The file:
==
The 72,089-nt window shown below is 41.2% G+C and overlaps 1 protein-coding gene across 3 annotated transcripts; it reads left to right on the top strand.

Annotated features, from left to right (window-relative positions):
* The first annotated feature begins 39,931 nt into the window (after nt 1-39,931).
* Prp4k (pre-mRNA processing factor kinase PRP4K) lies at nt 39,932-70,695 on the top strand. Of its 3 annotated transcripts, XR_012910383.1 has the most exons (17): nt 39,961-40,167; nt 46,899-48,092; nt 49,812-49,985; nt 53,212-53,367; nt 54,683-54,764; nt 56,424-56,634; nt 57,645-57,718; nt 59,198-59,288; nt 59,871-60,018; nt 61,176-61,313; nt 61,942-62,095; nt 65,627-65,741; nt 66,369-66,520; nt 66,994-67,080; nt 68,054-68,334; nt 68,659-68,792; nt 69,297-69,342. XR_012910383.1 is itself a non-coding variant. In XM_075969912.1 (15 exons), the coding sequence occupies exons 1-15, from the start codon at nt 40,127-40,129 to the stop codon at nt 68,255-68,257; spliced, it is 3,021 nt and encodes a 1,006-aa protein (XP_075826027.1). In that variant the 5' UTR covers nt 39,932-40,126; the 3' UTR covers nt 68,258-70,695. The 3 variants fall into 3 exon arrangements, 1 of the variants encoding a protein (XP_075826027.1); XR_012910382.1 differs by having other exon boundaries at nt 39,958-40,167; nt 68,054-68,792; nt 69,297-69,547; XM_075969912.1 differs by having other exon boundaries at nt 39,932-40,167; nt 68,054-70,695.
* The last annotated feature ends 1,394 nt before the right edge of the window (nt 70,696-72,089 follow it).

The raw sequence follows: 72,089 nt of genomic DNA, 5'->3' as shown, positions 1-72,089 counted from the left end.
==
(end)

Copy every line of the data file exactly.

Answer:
The 72,089-nt window shown below is 41.2% G+C and overlaps 1 protein-coding gene across 3 annotated transcripts; it reads left to right on the top strand.

Annotated features, from left to right (window-relative positions):
* The first annotated feature begins 39,931 nt into the window (after nt 1-39,931).
* Prp4k (pre-mRNA processing factor kinase PRP4K) lies at nt 39,932-70,695 on the top strand. Of its 3 annotated transcripts, XR_012910383.1 has the most exons (17): nt 39,961-40,167; nt 46,899-48,092; nt 49,812-49,985; nt 53,212-53,367; nt 54,683-54,764; nt 56,424-56,634; nt 57,645-57,718; nt 59,198-59,288; nt 59,871-60,018; nt 61,176-61,313; nt 61,942-62,095; nt 65,627-65,741; nt 66,369-66,520; nt 66,994-67,080; nt 68,054-68,334; nt 68,659-68,792; nt 69,297-69,342. XR_012910383.1 is itself a non-coding variant. In XM_075969912.1 (15 exons), the coding sequence occupies exons 1-15, from the start codon at nt 40,127-40,129 to the stop codon at nt 68,255-68,257; spliced, it is 3,021 nt and encodes a 1,006-aa protein (XP_075826027.1). In that variant the 5' UTR covers nt 39,932-40,126; the 3' UTR covers nt 68,258-70,695. The 3 variants fall into 3 exon arrangements, 1 of the variants encoding a protein (XP_075826027.1); XR_012910382.1 differs by having other exon boundaries at nt 39,958-40,167; nt 68,054-68,792; nt 69,297-69,547; XM_075969912.1 differs by having other exon boundaries at nt 39,932-40,167; nt 68,054-70,695.
* The last annotated feature ends 1,394 nt before the right edge of the window (nt 70,696-72,089 follow it).

The raw sequence follows: 72,089 nt of genomic DNA, 5'->3' as shown, positions 1-72,089 counted from the left end.